Skip to main content

Somalis flock by the thousands to world's largest refugee camp

From David McKenzie, CNN
  • Thousands arrive at Dadaab Refugee Camp complex in Kenya each week
  • "We could have died if we stayed," says one Somali refugee
  • Somalia has been wracked by drought and political instability
  • With half a million residents, the camp is the world's largest

Dadaab, Kenya (CNN) -- Hundreds of Somali refugees arrived here Monday looking for food, water, shelter and hope. They are among 4,000 to 5,000 Somalis who arrive each week at this complex of three refugee camps in Kenya's North Eastern Province, nearly double the rate a year ago.

For many, their arrival at the Dadaab Refugee Camp marks the end of a trip of many miles on foot over many days in scorching heat. Several people said they had abandoned along the side of the road friends and relatives too weak to continue. They said they don't know their fate.

Those who could afford the fare -- as much as $40 per person -- are ferried in by car from the border, which is 80 kilometers (50 miles) away. But most make the journey on foot. Upon arrival, many say they have had nothing to eat for days.

Those who reach the camp at night wait outside its gates till dawn, when processing begins.

Though July is usually a difficult time in this part of the world, aid workers say this year has been worse than previous years. Aid organizations have been unable to deliver major food aid directly to Somalia, which has been wracked by drought and political instability.

Starvation in Somalia

By shortly before noon, people were still waiting to get into the camp's reception area, and many more had joined the line.

"We could have died if we stayed," said Mohammed Mahmoud, a Somali refugee who appeared gaunt and tired. "If we died or live, it is in God's hand. But the drought destroyed everything I have, so I have come here to stay alive."

Upon their arrival, he and the others were given a two-week supply of cornmeal, flour, beans, oil, sugar and salt. However, it can take a month before their registration is completed and their two-week supply is replenished, said Somalis and officials with the aid group Medecins Sans Frontieres, also known as Doctors Without Borders.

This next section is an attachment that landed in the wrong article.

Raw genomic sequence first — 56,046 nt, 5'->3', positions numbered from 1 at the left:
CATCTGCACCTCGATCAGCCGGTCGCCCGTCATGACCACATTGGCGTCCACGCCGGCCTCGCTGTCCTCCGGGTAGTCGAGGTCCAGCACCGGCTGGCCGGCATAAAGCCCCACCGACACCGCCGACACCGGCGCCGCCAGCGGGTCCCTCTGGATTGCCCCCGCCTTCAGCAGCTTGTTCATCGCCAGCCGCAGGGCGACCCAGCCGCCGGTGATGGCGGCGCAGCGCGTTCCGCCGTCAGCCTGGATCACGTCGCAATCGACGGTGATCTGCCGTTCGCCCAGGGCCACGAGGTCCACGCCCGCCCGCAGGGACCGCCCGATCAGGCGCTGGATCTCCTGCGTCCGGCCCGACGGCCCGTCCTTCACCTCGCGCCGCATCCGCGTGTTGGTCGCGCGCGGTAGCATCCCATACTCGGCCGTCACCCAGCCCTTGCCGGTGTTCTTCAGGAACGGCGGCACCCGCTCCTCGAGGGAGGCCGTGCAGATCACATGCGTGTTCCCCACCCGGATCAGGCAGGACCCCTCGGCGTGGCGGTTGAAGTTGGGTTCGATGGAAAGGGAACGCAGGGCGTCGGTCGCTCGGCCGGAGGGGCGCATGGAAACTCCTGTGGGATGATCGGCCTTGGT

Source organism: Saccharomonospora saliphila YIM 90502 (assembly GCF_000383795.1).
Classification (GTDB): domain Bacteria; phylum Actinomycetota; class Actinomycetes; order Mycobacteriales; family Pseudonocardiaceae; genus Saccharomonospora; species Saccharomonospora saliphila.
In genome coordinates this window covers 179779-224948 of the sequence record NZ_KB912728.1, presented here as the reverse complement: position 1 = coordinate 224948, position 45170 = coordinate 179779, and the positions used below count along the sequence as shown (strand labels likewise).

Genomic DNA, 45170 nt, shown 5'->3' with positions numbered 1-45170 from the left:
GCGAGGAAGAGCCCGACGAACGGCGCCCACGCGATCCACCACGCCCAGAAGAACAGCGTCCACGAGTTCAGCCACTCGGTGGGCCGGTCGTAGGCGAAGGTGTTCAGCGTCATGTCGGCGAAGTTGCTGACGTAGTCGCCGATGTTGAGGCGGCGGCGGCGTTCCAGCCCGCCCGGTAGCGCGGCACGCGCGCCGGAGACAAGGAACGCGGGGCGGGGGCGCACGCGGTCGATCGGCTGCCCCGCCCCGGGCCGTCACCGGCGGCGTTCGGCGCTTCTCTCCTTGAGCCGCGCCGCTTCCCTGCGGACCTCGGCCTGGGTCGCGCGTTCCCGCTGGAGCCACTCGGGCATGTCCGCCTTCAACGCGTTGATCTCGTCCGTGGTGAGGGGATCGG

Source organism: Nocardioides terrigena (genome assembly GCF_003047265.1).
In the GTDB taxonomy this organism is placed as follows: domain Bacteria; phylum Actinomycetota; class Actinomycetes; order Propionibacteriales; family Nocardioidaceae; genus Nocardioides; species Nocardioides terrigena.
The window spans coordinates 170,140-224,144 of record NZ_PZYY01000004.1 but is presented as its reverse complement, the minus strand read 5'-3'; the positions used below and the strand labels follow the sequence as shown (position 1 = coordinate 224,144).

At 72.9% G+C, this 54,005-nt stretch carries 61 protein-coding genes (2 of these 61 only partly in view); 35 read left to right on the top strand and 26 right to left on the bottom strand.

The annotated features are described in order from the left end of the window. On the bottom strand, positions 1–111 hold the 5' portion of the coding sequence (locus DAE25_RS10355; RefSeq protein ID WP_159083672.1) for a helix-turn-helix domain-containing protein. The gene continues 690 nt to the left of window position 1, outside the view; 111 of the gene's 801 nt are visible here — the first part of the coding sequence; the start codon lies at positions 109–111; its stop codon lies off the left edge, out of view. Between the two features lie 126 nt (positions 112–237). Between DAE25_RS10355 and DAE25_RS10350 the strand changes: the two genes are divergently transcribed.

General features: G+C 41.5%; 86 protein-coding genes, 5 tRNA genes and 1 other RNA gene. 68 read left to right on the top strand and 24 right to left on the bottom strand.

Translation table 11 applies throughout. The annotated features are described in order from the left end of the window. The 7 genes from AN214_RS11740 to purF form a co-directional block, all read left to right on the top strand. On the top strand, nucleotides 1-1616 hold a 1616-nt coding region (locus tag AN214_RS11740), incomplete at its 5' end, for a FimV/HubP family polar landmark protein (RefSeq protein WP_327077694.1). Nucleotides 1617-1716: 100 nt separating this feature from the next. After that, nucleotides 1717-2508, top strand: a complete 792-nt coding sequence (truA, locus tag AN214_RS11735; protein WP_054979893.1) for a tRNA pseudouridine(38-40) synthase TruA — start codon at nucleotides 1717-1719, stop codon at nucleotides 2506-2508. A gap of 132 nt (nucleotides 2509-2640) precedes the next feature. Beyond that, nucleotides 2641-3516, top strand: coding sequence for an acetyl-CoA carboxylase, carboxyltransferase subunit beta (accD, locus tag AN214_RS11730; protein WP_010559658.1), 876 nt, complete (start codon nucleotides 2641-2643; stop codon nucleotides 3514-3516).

At a nearby hospital, three doctors were attending Monday to nearly 150 patients, most of whom shared a diagnosis that had stretched their ability to treat.

"Mostly malnourished with complications or malnourished with severe medical conditions as well," said Dr. Edward Chege, the acting hospital director and a member of Doctors Without Borders. "It is too much work for the few hands that we have."

He appealed for more staff, more resources and more space.

"This is truly the worst drought that has happened in many decades," he said. "We have not seen numbers like this."

Chege said it was difficult to see such suffering. "They have not only lost everything they own, but they are almost losing hope," he said.

"We are seeing some particularly poor cases," said Roger Naylor, a field officer for the U.N. High Commissioner for Refugees. "I mean, people are obviously walking long journeys. A high volume of the new arrivals are small children, and that is a long way for them to walk. If you look at the condition of their feet, you can see them bruised. You can tell by the caking of mud how far they have walked."

He too pleaded for more aid: "Water, food, shelter and medical care in equal amounts ... and we need land," he said. "We need land for people to settle to receive those services."

But aid agencies here say they are underfunded and nearly overwhelmed. U.N. aid agencies say they have received only half the money they need.

The complex of camps here was designed to hold tens of thousands of people. That number has been exceeded many times over and is now approaching 500,000, making Dadaab the world's largest refugee camp.

Children bear the brunt of the woes. Norea, age 2, weighs no more than a newborn. Aden, too sick to eat, is fed through a tube.

And the refugees keep coming. "When they arrive, they may have had some supplies that came with them," Chege said. "But as soon as they run out of food and basic necessities, that is when they come to the hospital."

Those who set up camp on the wind-blasted outskirts of the camps must walk miles to get water and wait days for food. But, they say, even that is better than enduring the horror they left behind.

Bowing to pressure from abroad, the Kenyan government has said it will allow a fourth camp, Ifo 2, to open soon but has set no date. Though the camp is better equipped than the other camps, it sits empty. Government officials have blamed security concerns for the delay, but aid workers accuse the government of dragging its feet in order not to attract even more Somalis to the country.

Somalia is battling its worst drought in 60 years. Earlier this month, Al-Shabaab pledged to lift a ban and allow aid agencies in areas under rebel control to avoid a humanitarian disaster.

The al Qaeda proxy banned foreign aid organizations from operating in the country in 2009, accusing them of being anti-Muslim.

Aid agencies estimate that 10 million people in Kenya, Ethiopia, Djibouti, Uganda and Somalia are at risk of famine.

Conflict in Somalia is adding to the problem as government forces battle militants in the capital of Mogadishu. The Horn of Africa nation has not had an effective government for two decades.